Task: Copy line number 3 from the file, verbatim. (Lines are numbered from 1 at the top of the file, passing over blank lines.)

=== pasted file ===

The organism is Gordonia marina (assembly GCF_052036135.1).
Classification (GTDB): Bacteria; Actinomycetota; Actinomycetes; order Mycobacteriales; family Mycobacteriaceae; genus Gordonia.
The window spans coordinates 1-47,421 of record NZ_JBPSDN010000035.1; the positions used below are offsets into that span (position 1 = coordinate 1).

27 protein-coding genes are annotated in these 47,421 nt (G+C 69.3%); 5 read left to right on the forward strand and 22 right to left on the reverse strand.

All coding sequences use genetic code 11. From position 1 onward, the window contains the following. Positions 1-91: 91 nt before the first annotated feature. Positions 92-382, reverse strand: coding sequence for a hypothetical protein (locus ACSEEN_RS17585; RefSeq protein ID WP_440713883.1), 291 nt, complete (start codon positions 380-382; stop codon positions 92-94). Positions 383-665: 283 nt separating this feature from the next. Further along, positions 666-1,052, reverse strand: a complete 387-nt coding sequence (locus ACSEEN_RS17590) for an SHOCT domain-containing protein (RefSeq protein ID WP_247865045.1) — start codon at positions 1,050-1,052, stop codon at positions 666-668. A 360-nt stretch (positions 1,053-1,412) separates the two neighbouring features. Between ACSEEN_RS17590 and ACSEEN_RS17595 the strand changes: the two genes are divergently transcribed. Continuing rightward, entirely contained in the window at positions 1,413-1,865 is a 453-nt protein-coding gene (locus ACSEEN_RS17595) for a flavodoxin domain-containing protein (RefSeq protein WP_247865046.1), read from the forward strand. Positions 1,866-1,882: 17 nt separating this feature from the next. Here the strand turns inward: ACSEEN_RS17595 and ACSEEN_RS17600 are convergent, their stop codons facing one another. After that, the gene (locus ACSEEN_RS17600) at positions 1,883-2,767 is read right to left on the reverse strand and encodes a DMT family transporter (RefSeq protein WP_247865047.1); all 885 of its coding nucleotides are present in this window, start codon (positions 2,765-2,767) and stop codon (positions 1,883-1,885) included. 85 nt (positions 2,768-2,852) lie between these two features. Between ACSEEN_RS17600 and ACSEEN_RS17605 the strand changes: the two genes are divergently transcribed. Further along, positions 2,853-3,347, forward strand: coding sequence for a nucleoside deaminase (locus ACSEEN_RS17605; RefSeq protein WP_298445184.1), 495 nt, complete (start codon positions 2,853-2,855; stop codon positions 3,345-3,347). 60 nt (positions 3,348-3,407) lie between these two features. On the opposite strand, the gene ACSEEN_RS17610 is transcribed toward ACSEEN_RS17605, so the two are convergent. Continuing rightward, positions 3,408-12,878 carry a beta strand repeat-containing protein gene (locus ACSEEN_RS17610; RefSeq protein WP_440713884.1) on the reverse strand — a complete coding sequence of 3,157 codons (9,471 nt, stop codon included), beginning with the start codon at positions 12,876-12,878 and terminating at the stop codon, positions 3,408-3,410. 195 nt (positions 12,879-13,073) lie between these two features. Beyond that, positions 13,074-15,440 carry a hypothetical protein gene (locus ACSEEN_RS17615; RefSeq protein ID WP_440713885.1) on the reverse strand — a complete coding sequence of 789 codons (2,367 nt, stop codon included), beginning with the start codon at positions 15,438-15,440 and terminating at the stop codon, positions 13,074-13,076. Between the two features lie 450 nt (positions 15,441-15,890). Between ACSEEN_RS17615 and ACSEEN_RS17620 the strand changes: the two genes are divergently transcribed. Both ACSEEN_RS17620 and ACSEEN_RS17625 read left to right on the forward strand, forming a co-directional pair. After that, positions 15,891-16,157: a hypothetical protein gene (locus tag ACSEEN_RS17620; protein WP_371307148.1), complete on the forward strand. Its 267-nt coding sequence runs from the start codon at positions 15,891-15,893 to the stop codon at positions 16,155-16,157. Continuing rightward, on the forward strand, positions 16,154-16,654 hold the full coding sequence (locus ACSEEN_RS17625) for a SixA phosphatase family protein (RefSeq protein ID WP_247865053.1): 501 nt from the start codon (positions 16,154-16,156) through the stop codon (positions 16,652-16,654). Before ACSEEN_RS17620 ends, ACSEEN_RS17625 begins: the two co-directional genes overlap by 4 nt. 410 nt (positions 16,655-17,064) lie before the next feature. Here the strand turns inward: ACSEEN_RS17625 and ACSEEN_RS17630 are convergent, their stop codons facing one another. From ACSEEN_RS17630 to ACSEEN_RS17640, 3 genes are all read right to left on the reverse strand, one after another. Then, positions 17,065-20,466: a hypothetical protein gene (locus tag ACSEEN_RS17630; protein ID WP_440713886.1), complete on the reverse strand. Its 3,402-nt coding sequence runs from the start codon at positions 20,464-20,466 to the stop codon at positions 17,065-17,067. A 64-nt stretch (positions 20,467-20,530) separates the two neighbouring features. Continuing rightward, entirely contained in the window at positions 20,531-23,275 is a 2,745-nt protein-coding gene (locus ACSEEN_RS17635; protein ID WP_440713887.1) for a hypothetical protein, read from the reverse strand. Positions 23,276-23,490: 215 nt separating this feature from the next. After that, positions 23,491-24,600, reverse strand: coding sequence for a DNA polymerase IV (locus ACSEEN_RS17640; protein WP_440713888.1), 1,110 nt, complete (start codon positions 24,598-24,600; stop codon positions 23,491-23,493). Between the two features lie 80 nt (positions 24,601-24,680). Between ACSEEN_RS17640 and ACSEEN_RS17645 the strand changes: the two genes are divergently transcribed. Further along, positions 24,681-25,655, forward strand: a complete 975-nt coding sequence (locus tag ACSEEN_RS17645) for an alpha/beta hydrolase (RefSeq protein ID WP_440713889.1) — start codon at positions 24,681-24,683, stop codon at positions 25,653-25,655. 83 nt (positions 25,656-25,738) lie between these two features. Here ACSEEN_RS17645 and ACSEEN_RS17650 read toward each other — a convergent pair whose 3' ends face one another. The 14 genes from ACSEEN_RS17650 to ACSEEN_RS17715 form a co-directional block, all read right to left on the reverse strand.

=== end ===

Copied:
The window spans coordinates 1-47,421 of record NZ_JBPSDN010000035.1; the positions used below are offsets into that span (position 1 = coordinate 1).